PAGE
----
I want to share with you a recent victory I had over the fear of being assertive with strangers, and why it's so significant for me. A few days ago I was sitting on a bench seat in a popular park down by the beach near where I live, reading a book written by my father about his early life. After a few minutes another man walked up and asked “Do you mind if I sit here?”, gesturing to the other end of the seat.
“No, that's fine”, I smiled and said before returning to my book.
The beach in question is a popular tourist destination and attracts a lot of backpackers from all around the world. This guy looked like he might be one, and appeared to be by himself. While reading my book I started to feel a little guilty for ignoring him, as I imagined him being a lonely backpacker in a foreign land seeking someone to talk to.
In reality I wasn't “ignoring him”; I was just reading my book which is what I wanted to do. But my old caretaker conditioning of putting other people's needs before my own was kicking in. I reminded myself that most likely he was perfectly capable of looking after himself and that I was free to choose to speak to him or to read my book. I chose to continue reading my book.
A couple of minutes later he lit up a cigarette and since I was downwind from him, I started to smell the cigarette smoke; something I really don't like. I knew this was an opportunity to practise my assertiveness skills so although I felt a little trepidation, I said confidently:
“I don't mind you sitting there, but would you mind not smoking so close to me please?”
This was significant for me because I had spent the first half of my life being conditioned into accepting other people's behavior and putting their needs before my own. As a result, I developed an intense fear of being assertive. In a case like this, there are several potential fears that used to trigger and combine for me:
- The fear of strangers, which I learned from bullies at school
- The fear of conflict, which I learned from my parent's arguments
- The fear of my needs being ignored, which I learned from my childhood religion, family and school system
- The fear of being berated or belittled for my preferences and requests, which I learned from my critical mother
- The fear of punishment for standing up for myself, which I learned from my controlling mother and from a school system hell-bent on conditioning boys into submission
- The fear of abandonment, which I learned from my mother and from school teachers who used exclusion as a form of punishment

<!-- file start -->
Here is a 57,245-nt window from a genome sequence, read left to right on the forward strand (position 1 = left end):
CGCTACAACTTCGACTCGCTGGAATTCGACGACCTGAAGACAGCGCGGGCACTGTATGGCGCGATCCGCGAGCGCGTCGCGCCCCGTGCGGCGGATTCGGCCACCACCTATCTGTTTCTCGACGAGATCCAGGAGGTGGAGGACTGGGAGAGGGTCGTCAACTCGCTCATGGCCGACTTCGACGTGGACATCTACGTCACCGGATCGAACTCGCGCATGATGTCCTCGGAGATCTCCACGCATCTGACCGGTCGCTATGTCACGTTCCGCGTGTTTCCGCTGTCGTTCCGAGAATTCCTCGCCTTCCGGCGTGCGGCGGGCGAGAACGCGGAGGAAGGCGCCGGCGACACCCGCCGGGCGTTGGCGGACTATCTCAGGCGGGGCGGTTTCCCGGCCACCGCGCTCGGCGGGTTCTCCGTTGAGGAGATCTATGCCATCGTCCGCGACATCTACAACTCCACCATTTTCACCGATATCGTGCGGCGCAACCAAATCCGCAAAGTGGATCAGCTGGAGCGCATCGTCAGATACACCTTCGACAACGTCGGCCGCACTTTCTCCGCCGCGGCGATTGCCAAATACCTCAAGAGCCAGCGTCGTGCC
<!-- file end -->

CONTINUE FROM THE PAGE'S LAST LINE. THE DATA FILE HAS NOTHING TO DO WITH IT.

With all those things at stake, no wonder I used to feel so anxious being assertive with strangers!
You may notice though that all these fears are learned; and through therapy they can also be unlearned. I've done a lot of work on all these fears over the past few years, so this time around I was able to state my request quite confidently.
“I'm sorry! Sure”, the man replied as he stood up and walked a little distance away from me to finish his cigarette.
“Well, that wasn't so bad”, I thought to myself.
I got what I wanted. Gotta love being assertive.
There was just one lingering fear I felt afterwards, which was the fear of abandonment or some other form of punishment. I grew up in a family where people got punished severely for standing up to our controlling mother, and with little forgiveness on offer the repercussions could last for years.
I went back to reading my book, reminding myself that I didn't need this guy to be my friend. What I really wanted right then was to read more about my father now that the cigarette smoke problem was solved.
After finishing his cigarette, the man returned to sit on the bench as I kept on reading. We were surrounded by backpackers and locals sitting on beach towels and picnic rugs partying and enjoying the warm spring weather. It was a fairly distracting environment to read a book, but I had chosen to sit there because I enjoyed the ambiance of everyone around me having such a good time.
A few minutes later the man lent over and spoke to me, asking “Are you a local?”
I felt I'd read enough for the time being, and was happy to have a brief chat before heading off to yoga. “Yes”, I replied, “I live just up around the corner, not far from the beach. How about you?”
We got into a guessing game about where he was from, and it turned out he was indeed a backpacker from another country, here by himself. He was happy to talk with me and clearly hadn't taken any offence at my request that he not smoke near me. I enjoyed talking to him for about 10 minutes before it was time to leave to get to my yoga class.
All in all, it was a win for me.
Assertiveness is the key to getting what you want in life, and to making sure you avoid getting what you don't want. Other people will often wait for us to be assertive before making our needs their priority; which isn't surprising when you consider that everyone is primarily interested in getting their own needs met.
If you've had the assertiveness conditioned out of you, or you feel fear around being assertive, the solution is to process those fears in therapy, and practice assertiveness in the real world. If the fear is really bad for you, consider breaking down into it's components and dealing with each of them in turn so that you don't end up overwhelmed when being assertive.
I've found one-on-one therapy and coaching tremendously valuable for learning how to be assertive in the real world. If that's been a challenge for you and is something you'd like to work on, drop me a line about how I could help you release your fears and learn to be assertive via Skype.